When Jeff Bezos first started an online book shop in his garage in 1994, even he would have struggled to envision the sheer size and impact of Amazon today. With the internet still in its infancy, Bezos' foresight on all things digital, combined with his passion for retail, enabled him to devise a revolutionary model for how consumers would one day purchase their goods.

Fast forward ten years, and Amazon has the infrastructure and the know-how to capitalise on an eCommerce market that was skyrocketing in popularity.

Skip ahead another fifteen years to the modern day, and 52% of consumers now look to Amazon for inspiration for their products, which begs the question: how did Jeff Bezos create a brand in the 90s that still resonates with millions of consumers today?

The creation of the service-led brand

Amazon has stood the test of time thanks to Bezos' focus on being service-led. In fact, in 1999, he famously wrote to his shareholders: "we consider customers to be loyal to us - right up until the second that someone else offers them a better service." This mantra certainly still resonates with his customers, with 75% wishing that all retailers offered the same level of services as Amazon.

Not only that, but his development of a service-led brand spearheaded Amazon's ability to address all of its customers' potential pain-points; offering variety, competitive pricing and next-day delivery - making Amazon synonymous with seamless customer experience. The company's sales over lockdown certainly testify to this, as its share in the eCommerce market swelled as over a third (35%) of all online shopping was conducted through the marketplace. Furthermore, Amazon Web Services was a significant revenue generator over lockdown, particularly as it provided businesses with the infrastructure to operate online during periods of prolonged store closures.

The frictionless customer experience Jeff Bezos created is now the benchmark for all eCommerce platforms, and many have tried to emulate it through their own offerings. But Amazon still holds all the cards thanks to its initial investment in its extensive infrastructure.

Amazon's ability to innovate

But the man can rightly be classed as a visionary. While many CEOs become fixated on the now, he constantly looked to the future; with an innovative culture embedded in the company.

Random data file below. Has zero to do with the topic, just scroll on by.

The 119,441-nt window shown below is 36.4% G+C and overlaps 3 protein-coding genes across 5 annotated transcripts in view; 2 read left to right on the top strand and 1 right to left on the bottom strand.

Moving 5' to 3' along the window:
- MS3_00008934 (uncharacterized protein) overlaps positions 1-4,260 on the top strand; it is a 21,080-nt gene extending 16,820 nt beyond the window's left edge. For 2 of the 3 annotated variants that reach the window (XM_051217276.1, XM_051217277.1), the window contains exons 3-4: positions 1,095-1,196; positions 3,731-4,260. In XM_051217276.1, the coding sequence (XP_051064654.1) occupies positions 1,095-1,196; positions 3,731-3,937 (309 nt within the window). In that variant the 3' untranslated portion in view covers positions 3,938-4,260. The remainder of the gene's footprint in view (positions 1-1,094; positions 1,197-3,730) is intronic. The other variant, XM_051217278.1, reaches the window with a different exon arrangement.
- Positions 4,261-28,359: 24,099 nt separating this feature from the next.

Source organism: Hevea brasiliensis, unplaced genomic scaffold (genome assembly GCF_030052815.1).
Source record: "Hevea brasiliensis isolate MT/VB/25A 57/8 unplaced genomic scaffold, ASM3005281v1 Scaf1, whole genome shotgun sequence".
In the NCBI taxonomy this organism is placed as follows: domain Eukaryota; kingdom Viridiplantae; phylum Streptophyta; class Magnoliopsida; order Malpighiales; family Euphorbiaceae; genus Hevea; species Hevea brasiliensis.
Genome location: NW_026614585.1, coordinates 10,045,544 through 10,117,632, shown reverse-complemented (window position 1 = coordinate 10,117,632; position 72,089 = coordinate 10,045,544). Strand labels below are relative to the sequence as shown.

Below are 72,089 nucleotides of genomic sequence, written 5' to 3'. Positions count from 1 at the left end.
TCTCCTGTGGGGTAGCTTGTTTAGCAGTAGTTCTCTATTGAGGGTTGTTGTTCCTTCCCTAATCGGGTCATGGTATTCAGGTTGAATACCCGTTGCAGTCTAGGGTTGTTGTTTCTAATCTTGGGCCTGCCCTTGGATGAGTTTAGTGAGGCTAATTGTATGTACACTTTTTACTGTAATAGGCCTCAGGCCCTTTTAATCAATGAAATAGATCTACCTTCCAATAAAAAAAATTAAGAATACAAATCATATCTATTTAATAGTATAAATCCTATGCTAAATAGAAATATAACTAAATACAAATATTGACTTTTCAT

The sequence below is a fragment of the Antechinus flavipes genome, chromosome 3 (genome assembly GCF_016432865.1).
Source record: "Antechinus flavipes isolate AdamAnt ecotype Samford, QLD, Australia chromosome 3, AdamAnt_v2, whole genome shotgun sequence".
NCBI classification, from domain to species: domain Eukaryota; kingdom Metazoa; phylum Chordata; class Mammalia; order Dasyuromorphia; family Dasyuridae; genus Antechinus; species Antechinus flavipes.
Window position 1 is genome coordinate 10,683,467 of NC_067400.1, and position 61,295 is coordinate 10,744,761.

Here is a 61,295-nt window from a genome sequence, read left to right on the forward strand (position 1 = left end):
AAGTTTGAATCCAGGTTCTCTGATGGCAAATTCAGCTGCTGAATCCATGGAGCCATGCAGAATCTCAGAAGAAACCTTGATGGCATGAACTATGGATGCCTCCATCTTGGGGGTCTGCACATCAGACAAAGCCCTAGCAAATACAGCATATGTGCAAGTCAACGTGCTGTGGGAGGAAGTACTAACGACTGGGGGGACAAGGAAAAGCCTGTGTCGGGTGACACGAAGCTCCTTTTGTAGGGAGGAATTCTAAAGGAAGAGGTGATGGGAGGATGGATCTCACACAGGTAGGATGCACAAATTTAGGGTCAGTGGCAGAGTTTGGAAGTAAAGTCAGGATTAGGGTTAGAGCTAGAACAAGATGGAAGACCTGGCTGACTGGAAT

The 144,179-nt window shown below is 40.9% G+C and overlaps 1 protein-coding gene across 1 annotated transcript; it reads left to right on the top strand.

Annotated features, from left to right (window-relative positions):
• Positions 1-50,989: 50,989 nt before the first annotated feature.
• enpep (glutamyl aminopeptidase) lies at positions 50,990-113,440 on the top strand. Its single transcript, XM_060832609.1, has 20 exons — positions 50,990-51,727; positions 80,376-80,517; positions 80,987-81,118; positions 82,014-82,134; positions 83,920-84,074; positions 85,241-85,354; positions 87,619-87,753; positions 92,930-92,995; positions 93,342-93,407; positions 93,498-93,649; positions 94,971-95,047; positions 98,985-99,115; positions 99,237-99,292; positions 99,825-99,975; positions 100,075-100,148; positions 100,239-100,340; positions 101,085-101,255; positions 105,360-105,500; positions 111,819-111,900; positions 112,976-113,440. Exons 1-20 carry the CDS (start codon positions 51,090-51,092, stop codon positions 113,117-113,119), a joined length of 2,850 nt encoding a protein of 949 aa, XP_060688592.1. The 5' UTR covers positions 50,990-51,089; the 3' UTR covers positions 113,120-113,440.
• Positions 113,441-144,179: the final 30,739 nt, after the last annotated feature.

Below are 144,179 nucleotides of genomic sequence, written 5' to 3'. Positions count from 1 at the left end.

He has always had an acute understanding of marketing trends, and, when asked in 1997 why he chose to sell books over other commodities, he simply replied that books and music were the most traded commodities online at the time. However, less than a decade later, Bezos saw a shift in the market towards streaming services and, instead of sticking to the status quo by trading physical products, Amazon Prime was launched in 2005. Prime Video is now the second biggest streaming service in the UK after Netflix. The adoption of streaming services was certainly a key move by Amazon, with our Future Shopper report finding that 28% of consumers' annual spend is on digital services such as Spotify or Netflix, with the figure rising to 34% among millennials (those aged between 25 and 34).

Arguably, his intuitive nature regarding customers' needs and market trends has enabled Amazon to create innovative solutions, causing the brand to stand the test of time. Their aggressive horizontality approach from retail outwards to streaming, live experiences and innovative delivery are just a few examples of an incessant desire to adapt to the now.

The future of Amazon

With Jeff Bezos handing the reins to Andy Jassy in the third quarter of 2021, he certainly leaves behind a phenomenal legacy. Despite his departure as the CEO, Amazon shows no sign of slowing down, with the opening of the first 'Amazon Fresh' store in London giving the eCommerce marketplace a platform to have a physical presence and expand even further into the UK market.

Fresh has tapped into the consumer psyche as well - customers want convenience and that means less cash, fewer cards and no queues. The standard they are setting will no doubt leave other supermarkets peering over their shoulders.

So, if past successes are anything to go by, this will be yet another brave and exciting new venture for the company. But more than Amazon's future, what does Jeff has up his sleeve next?

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